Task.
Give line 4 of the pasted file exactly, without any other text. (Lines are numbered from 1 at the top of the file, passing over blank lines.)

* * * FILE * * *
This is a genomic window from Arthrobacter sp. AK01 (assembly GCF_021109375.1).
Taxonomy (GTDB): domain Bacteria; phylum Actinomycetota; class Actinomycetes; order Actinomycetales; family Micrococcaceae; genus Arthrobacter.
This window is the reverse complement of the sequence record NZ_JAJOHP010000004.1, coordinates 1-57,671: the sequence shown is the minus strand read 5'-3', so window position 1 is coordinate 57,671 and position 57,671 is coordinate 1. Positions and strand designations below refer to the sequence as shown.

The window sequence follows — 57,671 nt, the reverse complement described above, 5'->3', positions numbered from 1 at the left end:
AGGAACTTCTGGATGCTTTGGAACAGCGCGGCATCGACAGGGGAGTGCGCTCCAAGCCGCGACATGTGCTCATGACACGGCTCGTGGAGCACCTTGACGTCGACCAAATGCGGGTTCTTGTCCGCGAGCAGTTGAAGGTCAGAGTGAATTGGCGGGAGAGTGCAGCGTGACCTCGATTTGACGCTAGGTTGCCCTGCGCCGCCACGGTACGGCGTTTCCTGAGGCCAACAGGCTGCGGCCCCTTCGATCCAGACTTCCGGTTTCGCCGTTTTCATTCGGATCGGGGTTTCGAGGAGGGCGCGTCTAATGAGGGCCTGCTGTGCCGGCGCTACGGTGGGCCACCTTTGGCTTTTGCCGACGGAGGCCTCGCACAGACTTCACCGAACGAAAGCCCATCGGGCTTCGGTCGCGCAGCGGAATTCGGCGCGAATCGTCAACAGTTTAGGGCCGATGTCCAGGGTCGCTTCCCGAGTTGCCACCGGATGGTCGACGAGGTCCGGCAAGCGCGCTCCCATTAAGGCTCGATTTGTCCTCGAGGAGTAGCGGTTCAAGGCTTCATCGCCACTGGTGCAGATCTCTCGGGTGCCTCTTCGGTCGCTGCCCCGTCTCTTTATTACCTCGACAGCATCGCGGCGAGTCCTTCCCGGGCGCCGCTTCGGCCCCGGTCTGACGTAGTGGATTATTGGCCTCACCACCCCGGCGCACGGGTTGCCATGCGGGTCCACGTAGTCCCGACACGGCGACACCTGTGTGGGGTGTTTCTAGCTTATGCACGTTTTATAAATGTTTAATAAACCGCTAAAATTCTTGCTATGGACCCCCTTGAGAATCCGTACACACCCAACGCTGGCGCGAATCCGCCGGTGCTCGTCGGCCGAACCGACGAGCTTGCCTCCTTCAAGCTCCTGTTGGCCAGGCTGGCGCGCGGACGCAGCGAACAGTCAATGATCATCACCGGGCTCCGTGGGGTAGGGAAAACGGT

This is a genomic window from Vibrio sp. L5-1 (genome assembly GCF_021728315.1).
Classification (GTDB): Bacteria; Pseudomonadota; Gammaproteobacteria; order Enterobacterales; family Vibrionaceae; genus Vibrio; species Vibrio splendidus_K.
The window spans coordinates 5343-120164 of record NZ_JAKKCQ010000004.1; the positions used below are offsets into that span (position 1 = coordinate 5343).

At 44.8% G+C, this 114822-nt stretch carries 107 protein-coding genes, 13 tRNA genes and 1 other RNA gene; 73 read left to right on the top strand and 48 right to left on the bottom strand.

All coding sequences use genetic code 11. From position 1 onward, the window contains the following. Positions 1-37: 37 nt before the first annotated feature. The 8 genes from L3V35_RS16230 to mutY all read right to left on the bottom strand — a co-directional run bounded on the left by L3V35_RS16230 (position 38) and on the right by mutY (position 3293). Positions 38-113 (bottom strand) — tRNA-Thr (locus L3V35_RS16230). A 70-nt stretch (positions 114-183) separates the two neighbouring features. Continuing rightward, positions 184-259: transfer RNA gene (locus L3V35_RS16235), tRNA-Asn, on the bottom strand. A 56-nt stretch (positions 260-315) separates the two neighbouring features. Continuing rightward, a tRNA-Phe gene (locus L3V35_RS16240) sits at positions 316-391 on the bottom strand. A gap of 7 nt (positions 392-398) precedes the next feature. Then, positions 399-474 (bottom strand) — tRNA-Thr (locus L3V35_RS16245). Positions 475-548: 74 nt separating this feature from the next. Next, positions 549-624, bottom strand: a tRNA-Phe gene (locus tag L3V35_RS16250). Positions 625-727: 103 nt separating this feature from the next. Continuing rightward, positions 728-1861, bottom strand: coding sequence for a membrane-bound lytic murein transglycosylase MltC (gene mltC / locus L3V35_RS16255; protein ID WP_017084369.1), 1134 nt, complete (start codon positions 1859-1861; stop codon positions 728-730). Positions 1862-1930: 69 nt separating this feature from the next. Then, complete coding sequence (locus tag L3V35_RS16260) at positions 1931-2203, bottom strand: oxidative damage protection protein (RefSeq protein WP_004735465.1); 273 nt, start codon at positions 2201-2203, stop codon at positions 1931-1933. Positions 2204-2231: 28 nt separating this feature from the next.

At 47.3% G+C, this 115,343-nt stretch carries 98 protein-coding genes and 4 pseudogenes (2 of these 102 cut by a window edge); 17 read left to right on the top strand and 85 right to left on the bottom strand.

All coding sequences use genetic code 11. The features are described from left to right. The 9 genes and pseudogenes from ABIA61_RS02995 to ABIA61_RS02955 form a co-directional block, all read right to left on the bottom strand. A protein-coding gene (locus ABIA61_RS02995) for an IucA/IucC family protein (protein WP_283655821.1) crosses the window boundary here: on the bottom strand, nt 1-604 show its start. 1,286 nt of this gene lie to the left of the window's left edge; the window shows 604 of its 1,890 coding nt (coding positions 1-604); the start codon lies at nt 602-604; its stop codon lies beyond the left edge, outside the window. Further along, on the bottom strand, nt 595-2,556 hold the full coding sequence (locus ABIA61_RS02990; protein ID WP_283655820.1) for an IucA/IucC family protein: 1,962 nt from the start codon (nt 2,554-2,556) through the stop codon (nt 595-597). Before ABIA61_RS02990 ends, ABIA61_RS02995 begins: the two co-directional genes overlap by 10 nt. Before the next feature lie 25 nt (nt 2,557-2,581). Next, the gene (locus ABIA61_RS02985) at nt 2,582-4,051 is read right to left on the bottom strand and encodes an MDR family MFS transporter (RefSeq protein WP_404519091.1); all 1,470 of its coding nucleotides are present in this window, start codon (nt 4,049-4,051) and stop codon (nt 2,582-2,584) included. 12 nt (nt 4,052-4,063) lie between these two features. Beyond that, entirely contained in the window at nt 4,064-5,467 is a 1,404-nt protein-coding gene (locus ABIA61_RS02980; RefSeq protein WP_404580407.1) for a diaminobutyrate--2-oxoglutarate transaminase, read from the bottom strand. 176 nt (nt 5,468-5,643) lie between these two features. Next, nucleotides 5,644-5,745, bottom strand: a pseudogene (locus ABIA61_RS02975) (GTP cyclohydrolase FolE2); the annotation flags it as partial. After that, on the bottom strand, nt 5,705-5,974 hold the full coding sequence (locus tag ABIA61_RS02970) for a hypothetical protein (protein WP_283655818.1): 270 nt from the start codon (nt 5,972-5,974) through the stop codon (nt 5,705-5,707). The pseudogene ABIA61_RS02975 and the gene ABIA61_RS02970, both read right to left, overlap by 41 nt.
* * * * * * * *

The window sequence follows — 57,671 nt, the reverse complement described above, 5'->3', positions numbered from 1 at the left end: